Data Center Cooling
This example models the cooling system of a data center. The system consists of two separate water loops: a chilled water loop and a condenser water loop. The chilled water loop absorbs heat from the server farm and transfers it to the condenser water loop. The condenser water loop rejects this heat to the environment using a cooling tower.
The heat transfer between the chilled water loop and condenser water loop occurs directly via the water-water heat exchanger and indirectly via the chiller. The heat exchanger is inexpensive to operate as it does not consume power. However, it must be supplemented by the chiller to provide sufficient cooling to the chilled water loop. The chiller is a refrigeration cycle that consumes power to transfer heat from the evaporator to the condenser via the R-134a refrigerant. It is the largest contributor to the energy consumption of the overall system.
The model includes several variants. The chiller can be modeled directly using the System-Level Refrigeration Cycle (2P) block or abstractly based on pipe heat transfer. Pipe heat transfer is simpler and allows for more efficient simulation. The environmental conditions and the server farm heat load can be variable or constant. Variable conditions and load provide a more realistic scenario. Constant conditions and load allow for simpler component sizing and analyses.
Chiller - Abstract Model Subsystem
Chiller - Refrigeration Cycle Subsystem
Cooling Tower Subsystem
Server Farm Subsystem
Simulation Results from Scopes
Simulation Results from Simscape Logging
This plot shows the mass flow rates and temperatures of the chilled water loop and the condenser water loop. In the chilled water loop, the chiller's evaporator maintains a temperature of 18 degC. The chilled water absorbs heat from the server farm, transfers part of the heat to the condenser water via the heat exchanger, and transfers the remaining heat to the condenser water via the chiller. The chilled water pump adjusts the flow rate to keep the water temperature at the server outlet at around 28 degC.
In the condenser water loop, the cooling tower cools the water as much as possible based on environmental conditions. The condenser water absorbs heat from the chilled water via the heat exchanger and the chiller, then rejects all heat to the environment via the cooling tower. The condenser water pump adjusts the flow rate to keep the water temperature difference across the heat exchanger and condenser to around 6 degC.
This plot shows the evaporative cooling performance of the cooling tower. The cooling tower removes heat from the condenser water by allowing some of the water to evaporate into the environment. The heat of vaporization needed for evaporation comes from the water and thus it cools the water. The fan draws in fresh air from the environment and pushes out the hot humid air. A colder and dryer environment increases the performance of the cooling tower. Unlike a regular water-air heat exchanger, the cooling tower can reduce the water temperature to below the environment temperature. The drawback is the loss of around 1% of the water flow, which must be replenished.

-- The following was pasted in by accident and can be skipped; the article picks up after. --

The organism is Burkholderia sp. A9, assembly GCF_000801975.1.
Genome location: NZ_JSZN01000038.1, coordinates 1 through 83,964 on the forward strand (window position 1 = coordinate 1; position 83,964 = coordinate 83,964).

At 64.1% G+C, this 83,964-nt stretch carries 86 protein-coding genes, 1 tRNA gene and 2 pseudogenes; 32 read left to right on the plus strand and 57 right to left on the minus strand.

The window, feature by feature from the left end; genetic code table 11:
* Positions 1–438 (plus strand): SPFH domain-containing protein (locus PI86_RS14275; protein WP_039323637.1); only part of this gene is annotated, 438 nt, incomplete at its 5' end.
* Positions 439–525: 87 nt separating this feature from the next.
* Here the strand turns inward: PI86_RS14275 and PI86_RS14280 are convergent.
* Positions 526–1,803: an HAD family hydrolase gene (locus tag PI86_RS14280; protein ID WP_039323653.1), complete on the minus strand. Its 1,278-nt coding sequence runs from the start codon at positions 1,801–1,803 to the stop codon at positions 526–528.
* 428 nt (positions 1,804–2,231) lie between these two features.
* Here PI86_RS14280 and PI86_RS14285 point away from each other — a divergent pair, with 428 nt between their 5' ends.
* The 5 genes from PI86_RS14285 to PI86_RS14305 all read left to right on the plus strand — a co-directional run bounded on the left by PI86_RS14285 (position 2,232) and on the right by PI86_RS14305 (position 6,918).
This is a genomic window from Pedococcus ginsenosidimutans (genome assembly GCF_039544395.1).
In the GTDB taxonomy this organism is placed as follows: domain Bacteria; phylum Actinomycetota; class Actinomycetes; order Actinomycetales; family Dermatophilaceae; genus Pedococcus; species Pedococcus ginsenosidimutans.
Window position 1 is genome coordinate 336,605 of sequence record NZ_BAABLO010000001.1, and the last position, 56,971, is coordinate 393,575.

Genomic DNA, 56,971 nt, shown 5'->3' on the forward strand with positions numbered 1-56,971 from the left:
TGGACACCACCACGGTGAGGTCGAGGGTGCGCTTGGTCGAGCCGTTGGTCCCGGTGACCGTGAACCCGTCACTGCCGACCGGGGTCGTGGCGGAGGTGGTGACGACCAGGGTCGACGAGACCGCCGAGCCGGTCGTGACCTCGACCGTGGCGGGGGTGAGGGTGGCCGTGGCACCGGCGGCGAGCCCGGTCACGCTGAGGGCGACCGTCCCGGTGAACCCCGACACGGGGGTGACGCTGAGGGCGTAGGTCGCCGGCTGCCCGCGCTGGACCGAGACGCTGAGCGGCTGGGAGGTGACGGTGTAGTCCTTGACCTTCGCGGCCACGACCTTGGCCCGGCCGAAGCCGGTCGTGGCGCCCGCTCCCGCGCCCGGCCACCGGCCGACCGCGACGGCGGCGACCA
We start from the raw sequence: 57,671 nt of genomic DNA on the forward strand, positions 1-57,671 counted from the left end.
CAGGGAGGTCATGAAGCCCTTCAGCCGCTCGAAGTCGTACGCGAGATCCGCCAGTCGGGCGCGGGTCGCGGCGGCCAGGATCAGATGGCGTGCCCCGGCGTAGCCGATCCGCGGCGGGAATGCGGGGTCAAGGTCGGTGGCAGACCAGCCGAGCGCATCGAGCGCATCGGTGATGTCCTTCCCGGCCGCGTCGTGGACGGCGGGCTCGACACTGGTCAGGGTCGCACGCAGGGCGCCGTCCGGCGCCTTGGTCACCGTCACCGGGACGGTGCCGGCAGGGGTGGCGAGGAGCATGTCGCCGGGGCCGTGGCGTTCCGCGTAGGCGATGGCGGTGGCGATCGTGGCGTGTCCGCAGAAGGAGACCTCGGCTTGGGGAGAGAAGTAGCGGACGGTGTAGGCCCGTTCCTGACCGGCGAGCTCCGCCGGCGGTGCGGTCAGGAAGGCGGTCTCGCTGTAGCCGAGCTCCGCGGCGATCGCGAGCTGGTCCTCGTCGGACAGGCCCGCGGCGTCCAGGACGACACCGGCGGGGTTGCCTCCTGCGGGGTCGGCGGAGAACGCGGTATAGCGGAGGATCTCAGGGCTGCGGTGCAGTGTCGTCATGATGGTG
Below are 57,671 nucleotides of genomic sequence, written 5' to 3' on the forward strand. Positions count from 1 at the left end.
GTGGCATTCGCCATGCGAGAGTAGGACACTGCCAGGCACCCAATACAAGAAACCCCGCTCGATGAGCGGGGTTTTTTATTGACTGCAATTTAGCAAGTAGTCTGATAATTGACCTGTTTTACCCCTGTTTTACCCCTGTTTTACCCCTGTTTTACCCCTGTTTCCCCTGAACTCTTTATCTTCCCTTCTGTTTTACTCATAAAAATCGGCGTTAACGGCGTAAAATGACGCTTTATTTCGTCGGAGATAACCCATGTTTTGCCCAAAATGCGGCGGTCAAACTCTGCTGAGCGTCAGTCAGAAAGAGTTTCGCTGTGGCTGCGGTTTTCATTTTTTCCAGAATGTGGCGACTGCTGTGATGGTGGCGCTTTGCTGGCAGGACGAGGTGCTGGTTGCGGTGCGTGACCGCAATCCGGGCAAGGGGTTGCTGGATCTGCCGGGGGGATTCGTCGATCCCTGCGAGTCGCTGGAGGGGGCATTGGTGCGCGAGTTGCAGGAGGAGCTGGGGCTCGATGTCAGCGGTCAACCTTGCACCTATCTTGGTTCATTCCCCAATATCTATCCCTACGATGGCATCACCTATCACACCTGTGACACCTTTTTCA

The evaporative process is modeled approximately using the e-NTU method based based on an analogy between heat and mass transfer. For sensible heat transfer, the e-NTU method obtains the heat flow rate by multiplying the theoretical maximum temperature difference with an effectiveness factor. For evaporative heat transfer, the analogous e-NTU method multiplies the theoretical maximum mixture enthalpy difference with an effectiveness factor. The use of mixture enthalpy accounts for differences in both temperature and humidity. The maximum occurs when air is assumed to become fully saturated with the evaporated water.
This plot shows the performance of the chiller and the overall system. The chiller's coefficient of performance (CoP) is the ratio of the heat transfer in the evaporator to the power consumed by the compressor. Applying the same concept to the entire system, the system's CoP is the ratio of the heat transfer in the server farm to the total power consumed by the compressor, fan, and all pumps. Both CoP values are around 13, which is higher than typical air conditioning units. This is because heat transfer between the refrigerant and water is more effective than heat transfer between the refrigerant and air. This allows the refrigeration cycle to have a smaller temperature difference and thus smaller pressure difference between the condenser and evaporator, which reduces the work required by the compressor.